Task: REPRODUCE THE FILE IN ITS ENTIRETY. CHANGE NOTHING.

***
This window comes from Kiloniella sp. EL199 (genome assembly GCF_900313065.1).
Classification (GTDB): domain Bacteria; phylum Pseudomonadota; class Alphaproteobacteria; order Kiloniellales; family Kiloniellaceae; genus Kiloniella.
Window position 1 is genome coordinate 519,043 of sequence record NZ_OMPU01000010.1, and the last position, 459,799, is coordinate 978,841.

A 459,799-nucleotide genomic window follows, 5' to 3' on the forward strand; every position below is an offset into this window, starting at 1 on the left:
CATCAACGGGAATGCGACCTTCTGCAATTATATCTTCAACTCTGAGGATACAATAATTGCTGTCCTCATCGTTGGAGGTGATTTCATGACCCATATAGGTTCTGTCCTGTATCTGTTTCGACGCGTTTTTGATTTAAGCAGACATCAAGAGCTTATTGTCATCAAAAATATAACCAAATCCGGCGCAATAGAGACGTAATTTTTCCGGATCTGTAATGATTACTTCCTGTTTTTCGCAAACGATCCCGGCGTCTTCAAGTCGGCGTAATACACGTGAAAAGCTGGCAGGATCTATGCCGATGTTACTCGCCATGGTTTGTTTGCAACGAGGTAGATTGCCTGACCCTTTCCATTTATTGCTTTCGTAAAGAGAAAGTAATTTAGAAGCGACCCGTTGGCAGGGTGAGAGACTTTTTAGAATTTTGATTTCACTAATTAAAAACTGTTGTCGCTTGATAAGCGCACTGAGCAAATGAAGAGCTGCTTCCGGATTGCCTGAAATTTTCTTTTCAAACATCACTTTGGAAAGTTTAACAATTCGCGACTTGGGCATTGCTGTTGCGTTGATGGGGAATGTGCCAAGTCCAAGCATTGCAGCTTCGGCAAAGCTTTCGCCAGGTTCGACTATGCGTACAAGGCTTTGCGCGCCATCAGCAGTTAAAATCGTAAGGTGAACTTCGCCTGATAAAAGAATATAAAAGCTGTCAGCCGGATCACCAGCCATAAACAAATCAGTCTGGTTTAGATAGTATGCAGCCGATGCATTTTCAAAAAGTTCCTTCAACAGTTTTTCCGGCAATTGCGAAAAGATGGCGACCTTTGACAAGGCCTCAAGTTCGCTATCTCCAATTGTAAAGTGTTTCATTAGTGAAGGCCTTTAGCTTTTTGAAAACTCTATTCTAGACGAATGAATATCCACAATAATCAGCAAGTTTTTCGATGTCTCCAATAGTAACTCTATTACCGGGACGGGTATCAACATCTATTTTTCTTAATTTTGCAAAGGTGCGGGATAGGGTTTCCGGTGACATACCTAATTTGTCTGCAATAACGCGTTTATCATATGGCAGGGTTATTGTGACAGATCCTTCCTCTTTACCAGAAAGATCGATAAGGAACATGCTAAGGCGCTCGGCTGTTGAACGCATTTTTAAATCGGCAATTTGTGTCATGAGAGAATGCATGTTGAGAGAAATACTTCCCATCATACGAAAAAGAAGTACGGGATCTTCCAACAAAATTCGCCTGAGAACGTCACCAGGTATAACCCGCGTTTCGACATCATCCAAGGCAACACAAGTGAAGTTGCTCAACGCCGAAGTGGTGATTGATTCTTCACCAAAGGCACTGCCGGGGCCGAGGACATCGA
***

This window comes from Kiloniella sp. EL199 (genome assembly GCF_900313065.1).
Classification (GTDB): domain Bacteria; phylum Pseudomonadota; class Alphaproteobacteria; order Kiloniellales; family Kiloniellaceae; genus Kiloniella.
Window position 1 is genome coordinate 519,043 of sequence record NZ_OMPU01000010.1, and the last position, 459,799, is coordinate 978,841.

A 459,799-nucleotide genomic window follows, 5' to 3' on the forward strand; every position below is an offset into this window, starting at 1 on the left:
CATCAACGGGAATGCGACCTTCTGCAATTATATCTTCAACTCTGAGGATACAATAATTGCTGTCCTCATCGTTGGAGGTGATTTCATGACCCATATAGGTTCTGTCCTGTATCTGTTTCGACGCGTTTTTGATTTAAGCAGACATCAAGAGCTTATTGTCATCAAAAATATAACCAAATCCGGCGCAATAGAGACGTAATTTTTCCGGATCTGTAATGATTACTTCCTGTTTTTCGCAAACGATCCCGGCGTCTTCAAGTCGGCGTAATACACGTGAAAAGCTGGCAGGATCTATGCCGATGTTACTCGCCATGGTTTGTTTGCAACGAGGTAGATTGCCTGACCCTTTCCATTTATTGCTTTCGTAAAGAGAAAGTAATTTAGAAGCGACCCGTTGGCAGGGTGAGAGACTTTTTAGAATTTTGATTTCACTAATTAAAAACTGTTGTCGCTTGATAAGCGCACTGAGCAAATGAAGAGCTGCTTCCGGATTGCCTGAAATTTTCTTTTCAAACATCACTTTGGAAAGTTTAACAATTCGCGACTTGGGCATTGCTGTTGCGTTGATGGGGAATGTGCCAAGTCCAAGCATTGCAGCTTCGGCAAAGCTTTCGCCAGGTTCGACTATGCGTACAAGGCTTTGCGCGCCATCAGCAGTTAAAATCGTAAGGTGAACTTCGCCTGATAAAAGAATATAAAAGCTGTCAGCCGGATCACCAGCCATAAACAAATCAGTCTGGTTTAGATAGTATGCAGCCGATGCATTTTCAAAAAGTTCCTTCAACAGTTTTTCCGGCAATTGCGAAAAGATGGCGACCTTTGACAAGGCCTCAAGTTCGCTATCTCCAATTGTAAAGTGTTTCATTAGTGAAGGCCTTTAGCTTTTTGAAAACTCTATTCTAGACGAATGAATATCCACAATAATCAGCAAGTTTTTCGATGTCTCCAATAGTAACTCTATTACCGGGACGGGTATCAACATCTATTTTTCTTAATTTTGCAAAGGTGCGGGATAGGGTTTCCGGTGACATACCTAATTTGTCTGCAATAACGCGTTTATCATATGGCAGGGTTATTGTGACAGATCCTTCCTCTTTACCAGAAAGATCGATAAGGAACATGCTAAGGCGCTCGGCTGTTGAACGCATTTTTAAATCGGCAATTTGTGTCATGAGAGAATGCATGTTGAGAGAAATACTTCCCATCATACGAAAAAGAAGTACGGGATCTTCCAACAAAATTCGCCTGAGAACGTCACCAGGTATAACCCGCGTTTCGACATCATCCAAGGCAACACAAGTGAAGTTGCTCAACGCCGAAGTGGTGATTGATTCTTCACCAAAGGCACTGCCGGGGCCGAGGACATCGA